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The Greatest White Privilege Is Life Itself | The Atlantic

The Greatest White Privilege Is Life Itself | The Atlantic

White Priviledge, Race Relations, KOLUMN Magazine, KOLUMN, KINDR'D Magazine, KINDR'D, Willoughby Avenue, WRIIT,

I had a 30-minute ride to the train station. I nestled into my seat, opened my phone, and saw that Representative Elijah Cummings had passed away.

I gasped and covered my mouth. The driver peeked at me in his rear-view mirror. He saw me shaking my head and whispering what many Americans whispered last Thursday: He was only 68.

My mind turned to my father, whom I had just left at a hotel in Princeton, New Jersey. Dread burned in my chest. To get my mind off my father’s mortality, I started reading obituaries for Cummings, who will lie in state today at the U.S. Capitol. The more I learned about the gentleman who would not yield, the more my chest burned for his family, for my family—for all the black families worrying about the mortality of their loved ones, for the black families burying their loved ones this week in caskets made from tears of They had so much more to give.

Baltimore (Maryland)

Baltimore is the most populous city in the U.S. state of Maryland, as well as the 30th most populous city in the United States, with a population of 602,495 in 2018 and also the largest such independent city in the country. Baltimore was established by the Constitution of Maryland as an independent city in 1729. As of 2017, the population of the Baltimore metropolitan area was estimated to be just under 2.802 million, making it the 21st largest metropolitan area in the country.[10] Baltimore is located about 40 miles (64 km) northeast of Washington, D.C., making it a principal city in the Washington-Baltimore combined statistical area (CSA), the fourth-largest CSA in the nation, with a calculated 2018 population of 9,797,063.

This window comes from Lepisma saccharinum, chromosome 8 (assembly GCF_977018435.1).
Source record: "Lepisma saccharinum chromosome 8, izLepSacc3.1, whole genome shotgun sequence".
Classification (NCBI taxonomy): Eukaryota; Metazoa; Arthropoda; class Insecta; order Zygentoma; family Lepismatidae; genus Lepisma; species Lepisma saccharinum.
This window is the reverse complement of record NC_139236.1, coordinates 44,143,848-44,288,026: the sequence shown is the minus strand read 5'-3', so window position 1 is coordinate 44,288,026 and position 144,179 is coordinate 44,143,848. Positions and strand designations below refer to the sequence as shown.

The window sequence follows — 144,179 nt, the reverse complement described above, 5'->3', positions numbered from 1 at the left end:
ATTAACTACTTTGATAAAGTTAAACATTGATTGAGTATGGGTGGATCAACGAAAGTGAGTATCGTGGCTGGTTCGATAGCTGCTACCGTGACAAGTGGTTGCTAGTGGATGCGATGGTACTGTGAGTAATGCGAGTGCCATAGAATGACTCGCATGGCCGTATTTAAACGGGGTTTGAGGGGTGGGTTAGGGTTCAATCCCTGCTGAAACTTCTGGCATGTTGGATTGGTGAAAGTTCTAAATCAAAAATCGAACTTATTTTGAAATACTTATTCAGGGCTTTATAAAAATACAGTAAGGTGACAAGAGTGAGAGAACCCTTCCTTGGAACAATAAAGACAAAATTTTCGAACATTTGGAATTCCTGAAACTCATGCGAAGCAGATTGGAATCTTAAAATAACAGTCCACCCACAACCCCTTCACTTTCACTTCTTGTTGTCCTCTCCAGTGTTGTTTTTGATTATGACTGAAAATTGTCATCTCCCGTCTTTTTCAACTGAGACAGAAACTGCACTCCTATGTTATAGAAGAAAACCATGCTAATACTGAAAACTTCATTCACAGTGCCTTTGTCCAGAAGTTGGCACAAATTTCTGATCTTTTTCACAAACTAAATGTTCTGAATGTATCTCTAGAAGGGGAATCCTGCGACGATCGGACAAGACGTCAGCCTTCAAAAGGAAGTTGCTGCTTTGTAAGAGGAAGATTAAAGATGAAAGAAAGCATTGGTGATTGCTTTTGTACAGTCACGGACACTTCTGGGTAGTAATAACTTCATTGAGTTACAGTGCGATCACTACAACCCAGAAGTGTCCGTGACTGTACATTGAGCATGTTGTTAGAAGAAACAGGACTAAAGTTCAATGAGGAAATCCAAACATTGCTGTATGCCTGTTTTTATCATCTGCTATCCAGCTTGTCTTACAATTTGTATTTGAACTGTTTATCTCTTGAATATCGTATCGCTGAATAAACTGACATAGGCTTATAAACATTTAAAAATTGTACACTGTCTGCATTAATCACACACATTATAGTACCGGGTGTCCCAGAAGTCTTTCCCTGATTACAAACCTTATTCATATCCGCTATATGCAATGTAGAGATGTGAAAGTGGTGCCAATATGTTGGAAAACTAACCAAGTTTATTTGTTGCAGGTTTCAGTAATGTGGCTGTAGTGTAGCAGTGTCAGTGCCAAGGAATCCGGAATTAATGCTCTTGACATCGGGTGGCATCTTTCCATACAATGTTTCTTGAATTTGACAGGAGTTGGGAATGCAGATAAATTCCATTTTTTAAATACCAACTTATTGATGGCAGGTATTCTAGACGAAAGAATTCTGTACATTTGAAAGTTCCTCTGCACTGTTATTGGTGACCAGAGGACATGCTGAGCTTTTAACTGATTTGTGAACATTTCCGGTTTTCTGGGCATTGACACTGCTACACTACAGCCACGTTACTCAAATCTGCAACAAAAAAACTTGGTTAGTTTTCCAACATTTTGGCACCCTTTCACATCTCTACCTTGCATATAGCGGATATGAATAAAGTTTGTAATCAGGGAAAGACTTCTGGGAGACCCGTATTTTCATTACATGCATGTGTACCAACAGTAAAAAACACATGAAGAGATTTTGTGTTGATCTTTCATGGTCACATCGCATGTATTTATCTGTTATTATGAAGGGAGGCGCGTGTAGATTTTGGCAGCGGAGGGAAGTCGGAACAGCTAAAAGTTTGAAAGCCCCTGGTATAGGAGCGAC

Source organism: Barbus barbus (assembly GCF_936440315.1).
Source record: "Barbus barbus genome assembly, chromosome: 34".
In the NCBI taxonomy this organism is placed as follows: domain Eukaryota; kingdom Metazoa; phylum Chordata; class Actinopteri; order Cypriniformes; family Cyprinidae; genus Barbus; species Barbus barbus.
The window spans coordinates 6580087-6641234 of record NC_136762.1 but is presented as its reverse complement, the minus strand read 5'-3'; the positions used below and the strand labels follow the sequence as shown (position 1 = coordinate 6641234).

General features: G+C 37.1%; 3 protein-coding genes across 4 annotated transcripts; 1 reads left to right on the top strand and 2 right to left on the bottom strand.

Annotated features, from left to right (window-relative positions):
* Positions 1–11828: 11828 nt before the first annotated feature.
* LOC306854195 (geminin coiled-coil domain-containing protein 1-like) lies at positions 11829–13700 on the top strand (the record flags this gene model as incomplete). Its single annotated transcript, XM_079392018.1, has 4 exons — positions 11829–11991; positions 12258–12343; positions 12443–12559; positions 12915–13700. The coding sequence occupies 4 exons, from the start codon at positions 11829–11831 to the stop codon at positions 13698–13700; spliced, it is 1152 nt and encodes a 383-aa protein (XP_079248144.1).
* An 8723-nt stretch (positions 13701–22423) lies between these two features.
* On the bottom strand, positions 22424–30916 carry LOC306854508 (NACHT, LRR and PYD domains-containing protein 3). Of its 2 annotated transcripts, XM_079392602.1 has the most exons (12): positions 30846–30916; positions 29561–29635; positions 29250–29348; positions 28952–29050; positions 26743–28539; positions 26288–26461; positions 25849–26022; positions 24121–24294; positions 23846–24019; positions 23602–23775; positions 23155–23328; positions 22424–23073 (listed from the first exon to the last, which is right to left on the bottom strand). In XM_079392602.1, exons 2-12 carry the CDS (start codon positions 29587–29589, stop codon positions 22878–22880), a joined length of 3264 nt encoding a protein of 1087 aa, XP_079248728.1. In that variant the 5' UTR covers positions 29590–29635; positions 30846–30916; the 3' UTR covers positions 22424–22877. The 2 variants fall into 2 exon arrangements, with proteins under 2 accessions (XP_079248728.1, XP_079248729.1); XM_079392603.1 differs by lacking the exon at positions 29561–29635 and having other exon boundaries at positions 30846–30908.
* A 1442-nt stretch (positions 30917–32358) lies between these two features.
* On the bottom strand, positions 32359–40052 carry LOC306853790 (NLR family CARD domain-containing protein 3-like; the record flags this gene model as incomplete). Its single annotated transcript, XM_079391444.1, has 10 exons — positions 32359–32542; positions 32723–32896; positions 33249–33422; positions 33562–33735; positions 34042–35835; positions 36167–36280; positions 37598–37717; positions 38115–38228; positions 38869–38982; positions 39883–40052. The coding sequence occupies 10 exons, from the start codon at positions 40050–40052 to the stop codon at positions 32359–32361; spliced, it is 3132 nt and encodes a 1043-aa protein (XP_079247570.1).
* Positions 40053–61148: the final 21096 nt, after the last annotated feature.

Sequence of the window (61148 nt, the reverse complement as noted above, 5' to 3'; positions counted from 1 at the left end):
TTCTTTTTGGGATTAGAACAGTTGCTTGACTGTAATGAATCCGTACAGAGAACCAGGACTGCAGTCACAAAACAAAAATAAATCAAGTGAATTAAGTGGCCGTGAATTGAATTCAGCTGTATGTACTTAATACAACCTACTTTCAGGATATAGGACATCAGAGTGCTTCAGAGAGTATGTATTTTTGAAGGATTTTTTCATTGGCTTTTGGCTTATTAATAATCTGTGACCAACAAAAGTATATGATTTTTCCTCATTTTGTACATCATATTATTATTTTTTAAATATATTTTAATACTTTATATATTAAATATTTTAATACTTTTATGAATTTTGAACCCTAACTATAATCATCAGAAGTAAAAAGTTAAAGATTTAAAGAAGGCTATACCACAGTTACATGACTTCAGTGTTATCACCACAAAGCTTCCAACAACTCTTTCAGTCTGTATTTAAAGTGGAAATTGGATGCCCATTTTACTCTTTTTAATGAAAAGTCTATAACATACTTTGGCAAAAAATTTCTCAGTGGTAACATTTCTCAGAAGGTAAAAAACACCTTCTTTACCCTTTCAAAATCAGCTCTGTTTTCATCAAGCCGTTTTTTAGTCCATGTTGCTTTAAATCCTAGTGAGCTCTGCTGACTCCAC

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Baltimore is also the second-largest seaport in the Mid-Atlantic. The city’s Inner Harbor was once the second leading port of entry for immigrants to the United States. In addition, Baltimore was a major manufacturing center. After a decline in major manufacturing, heavy industry, and restructuring of the rail industry, Baltimore has shifted to a service-oriented economy. Johns Hopkins Hospital (founded 1889) and Johns Hopkins University (founded 1876) are the city’s top two employers.
Source: Wikipedia

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